Back in 1987, the late and dearly missed Tom Petty, along with The Heartbreakers, released “Let Me Up (I’ve Had Enough,)” which featured the song “Jammin’ Me.”
One can easily update the song to today in terms of which people to take back. Paul Pelosi, John Fetterman, and Taylor Swift immediately come to mind. I’d also like to take my ears back from today’s autotuned recipe drek and listen to some actual music made by real musicians.
Enter The Beatles.
Friday, October 28th saw the Special Edition release of “Revolver,” the Liverpool lads’ seventh studio album. Originally gifted to the world in early August 1966, the new version features not only multiple takes of many of the album’s tracks showcasing how they progressed during recording sessions but also a new mix bringing amazing clarity and detail never before heard.
Making this process all the more remarkable is that the album’s initial recording was on a four-track machine, with multiple parts “bounced” onto a single track in order to add additional instrumentation and vocals. Through a process dubbed de-mixing, the team of producer Giles Martin, whose late father George produced all the Beatles albums, and engineer Sam Okell have put together a package in which the fantastic sound quality matches the incredible music contained herein.
There are no tricks and no liberties taken with this iconic recording. Instead, you hear the vocals in such enveloping pristine warmth you’re more than likely to sneak a peek behind your stereo’s speakers to see if John, Paul, Ringo, and George are hiding back there. The instrumentation is equally clear and warm. Everything is perfectly balanced. It says something that a 56-year-old recording sounds better than records made today after a half-century plus of steadily improving recording equipment.
All of this is nice, but if the music isn’t there, what use is modern technological wizardry? Oh, the music is there, all right.
As the Beatles had abandoned touring by the time “Revolver” came into being, the quartet, with Martin’s able assistance, turned the recording studio into an additional band member, letting the creativity run wild. There are still moments of straightforwardly bashing it out, such as “I Want To Tell You” and “Taxman.” Speaking of the latter, you can instantly place an individual within a certain age bracket if they can identify Mr. Wilson and Mr. Heath.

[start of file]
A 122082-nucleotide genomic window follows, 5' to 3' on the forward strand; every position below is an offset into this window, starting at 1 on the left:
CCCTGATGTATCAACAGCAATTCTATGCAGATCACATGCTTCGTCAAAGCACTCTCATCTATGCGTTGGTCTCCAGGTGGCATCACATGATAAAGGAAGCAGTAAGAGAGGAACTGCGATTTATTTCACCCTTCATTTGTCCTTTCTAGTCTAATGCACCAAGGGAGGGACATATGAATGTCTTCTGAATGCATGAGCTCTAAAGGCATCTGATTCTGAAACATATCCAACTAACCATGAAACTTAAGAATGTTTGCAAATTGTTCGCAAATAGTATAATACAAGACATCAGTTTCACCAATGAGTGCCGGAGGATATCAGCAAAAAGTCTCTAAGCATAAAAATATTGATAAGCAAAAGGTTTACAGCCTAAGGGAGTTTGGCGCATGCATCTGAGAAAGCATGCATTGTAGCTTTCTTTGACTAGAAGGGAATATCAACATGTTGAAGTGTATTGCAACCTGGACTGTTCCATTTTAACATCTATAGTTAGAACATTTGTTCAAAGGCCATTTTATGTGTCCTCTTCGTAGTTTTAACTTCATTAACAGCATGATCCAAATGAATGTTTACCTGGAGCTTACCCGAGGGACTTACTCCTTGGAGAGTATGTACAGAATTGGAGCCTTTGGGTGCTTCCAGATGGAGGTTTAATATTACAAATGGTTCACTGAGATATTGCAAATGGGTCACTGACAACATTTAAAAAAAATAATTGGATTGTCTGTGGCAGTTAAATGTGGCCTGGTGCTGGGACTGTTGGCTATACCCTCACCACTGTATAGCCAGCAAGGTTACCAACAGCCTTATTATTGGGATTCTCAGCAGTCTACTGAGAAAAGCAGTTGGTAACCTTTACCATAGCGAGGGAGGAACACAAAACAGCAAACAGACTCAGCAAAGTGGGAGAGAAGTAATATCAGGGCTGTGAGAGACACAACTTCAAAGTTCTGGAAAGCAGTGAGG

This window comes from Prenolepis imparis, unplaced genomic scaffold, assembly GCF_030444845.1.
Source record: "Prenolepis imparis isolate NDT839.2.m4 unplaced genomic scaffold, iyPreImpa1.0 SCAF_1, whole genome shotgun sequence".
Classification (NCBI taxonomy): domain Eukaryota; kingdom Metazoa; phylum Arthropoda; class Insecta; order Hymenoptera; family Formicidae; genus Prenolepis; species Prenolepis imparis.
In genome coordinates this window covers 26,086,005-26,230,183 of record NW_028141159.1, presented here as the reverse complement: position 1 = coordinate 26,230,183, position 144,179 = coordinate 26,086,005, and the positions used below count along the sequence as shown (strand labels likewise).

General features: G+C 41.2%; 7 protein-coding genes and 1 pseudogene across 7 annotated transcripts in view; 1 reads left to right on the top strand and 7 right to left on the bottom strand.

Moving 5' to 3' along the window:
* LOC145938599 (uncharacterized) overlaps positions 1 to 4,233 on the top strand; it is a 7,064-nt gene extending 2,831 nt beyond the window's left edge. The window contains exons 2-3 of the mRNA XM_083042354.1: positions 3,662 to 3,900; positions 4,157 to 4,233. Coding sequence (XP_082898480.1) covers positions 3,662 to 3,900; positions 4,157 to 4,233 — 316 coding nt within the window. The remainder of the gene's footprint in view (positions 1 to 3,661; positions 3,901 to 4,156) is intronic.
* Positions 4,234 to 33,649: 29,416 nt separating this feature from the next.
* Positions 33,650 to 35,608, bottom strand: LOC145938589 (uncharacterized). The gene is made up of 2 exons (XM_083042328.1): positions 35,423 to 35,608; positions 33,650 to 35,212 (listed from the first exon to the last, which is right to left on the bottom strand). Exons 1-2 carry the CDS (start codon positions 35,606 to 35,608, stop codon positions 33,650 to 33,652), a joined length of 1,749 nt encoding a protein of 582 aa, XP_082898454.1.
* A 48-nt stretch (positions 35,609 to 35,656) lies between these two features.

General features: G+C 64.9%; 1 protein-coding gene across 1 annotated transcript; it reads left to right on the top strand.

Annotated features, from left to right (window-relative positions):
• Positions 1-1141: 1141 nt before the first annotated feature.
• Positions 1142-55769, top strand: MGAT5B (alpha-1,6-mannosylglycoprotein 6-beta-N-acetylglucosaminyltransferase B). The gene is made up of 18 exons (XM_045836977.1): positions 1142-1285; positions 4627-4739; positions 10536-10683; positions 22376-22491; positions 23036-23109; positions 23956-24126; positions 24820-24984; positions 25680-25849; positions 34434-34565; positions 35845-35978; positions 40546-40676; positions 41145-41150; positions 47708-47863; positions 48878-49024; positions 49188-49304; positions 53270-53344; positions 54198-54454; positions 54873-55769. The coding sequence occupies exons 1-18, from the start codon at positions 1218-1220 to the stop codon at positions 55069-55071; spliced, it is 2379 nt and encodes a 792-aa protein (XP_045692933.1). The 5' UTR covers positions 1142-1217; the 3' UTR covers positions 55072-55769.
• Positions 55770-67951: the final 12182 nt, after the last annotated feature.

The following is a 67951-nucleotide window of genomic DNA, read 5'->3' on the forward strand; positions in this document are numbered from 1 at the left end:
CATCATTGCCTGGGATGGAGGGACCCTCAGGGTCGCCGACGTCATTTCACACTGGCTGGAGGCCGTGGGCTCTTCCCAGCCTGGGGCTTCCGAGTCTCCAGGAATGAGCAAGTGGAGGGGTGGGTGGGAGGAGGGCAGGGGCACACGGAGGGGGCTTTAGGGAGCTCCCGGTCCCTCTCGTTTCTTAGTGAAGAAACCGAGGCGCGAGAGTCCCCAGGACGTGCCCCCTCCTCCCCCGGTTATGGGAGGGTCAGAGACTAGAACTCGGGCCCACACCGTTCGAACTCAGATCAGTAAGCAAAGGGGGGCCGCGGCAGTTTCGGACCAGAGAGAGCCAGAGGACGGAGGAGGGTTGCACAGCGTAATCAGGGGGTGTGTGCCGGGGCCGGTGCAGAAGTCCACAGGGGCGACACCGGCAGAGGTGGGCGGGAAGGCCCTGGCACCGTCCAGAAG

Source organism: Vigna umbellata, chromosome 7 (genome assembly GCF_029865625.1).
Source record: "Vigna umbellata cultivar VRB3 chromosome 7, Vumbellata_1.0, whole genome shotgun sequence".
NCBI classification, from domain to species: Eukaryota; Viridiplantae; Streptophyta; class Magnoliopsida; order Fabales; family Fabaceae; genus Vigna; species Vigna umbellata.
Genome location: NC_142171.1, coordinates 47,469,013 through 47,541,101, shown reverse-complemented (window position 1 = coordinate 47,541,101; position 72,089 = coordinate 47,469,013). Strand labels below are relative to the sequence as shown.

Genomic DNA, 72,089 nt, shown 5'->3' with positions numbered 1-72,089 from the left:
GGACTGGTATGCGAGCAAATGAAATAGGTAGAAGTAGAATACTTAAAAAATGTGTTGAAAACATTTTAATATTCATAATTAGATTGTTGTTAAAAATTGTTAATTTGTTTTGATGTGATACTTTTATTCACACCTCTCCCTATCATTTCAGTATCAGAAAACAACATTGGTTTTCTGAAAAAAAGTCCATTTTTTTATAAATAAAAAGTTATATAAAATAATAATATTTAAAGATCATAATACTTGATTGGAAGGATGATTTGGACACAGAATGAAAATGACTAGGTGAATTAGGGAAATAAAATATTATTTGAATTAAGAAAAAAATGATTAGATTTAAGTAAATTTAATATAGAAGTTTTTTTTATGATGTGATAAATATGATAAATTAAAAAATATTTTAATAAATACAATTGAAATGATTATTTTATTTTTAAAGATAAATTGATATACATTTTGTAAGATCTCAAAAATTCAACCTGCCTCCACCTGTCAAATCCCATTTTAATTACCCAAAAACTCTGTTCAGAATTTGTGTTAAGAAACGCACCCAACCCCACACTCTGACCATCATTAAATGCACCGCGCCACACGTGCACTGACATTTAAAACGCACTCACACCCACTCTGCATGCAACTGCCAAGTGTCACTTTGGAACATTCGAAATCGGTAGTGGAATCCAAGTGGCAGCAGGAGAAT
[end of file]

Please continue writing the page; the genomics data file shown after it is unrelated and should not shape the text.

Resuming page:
However, as noted, instrumental creativity took full flight on the album. Taking the string quartet plus acoustic guitar arrangement of the previous year’s “Yesterday” as a starting point, “Eleanor Rigby” went one step further by dispensing with the guitar, instead adding aggressive vocal harmonies atop a string octet making the song’s sobering commentary on lives and deaths unnoticed by the world all the more poignant. “Here, There, and Everywhere” showcases Paul McCartney’s gift for lush pop balladry, while “For No One” highlights him at his most plaintive. George Harrison’s interest in Eastern music, first indicated via the sitar on “Norwegian Wood,” grew as did his input into the songwriting process, this evidenced in “Love You To.” Of course, John Lennon was all over the album, his acidic-in-more-ways-than-one viewpoint permeating “I’m Only Sleeping.” And who can forget the sly child’s anthem “Yellow Submarine?”
So, there you have it. Freshly reloaded, if ever there is an album deserving of the designation “number one with a bullet, ” Revolver” is the one.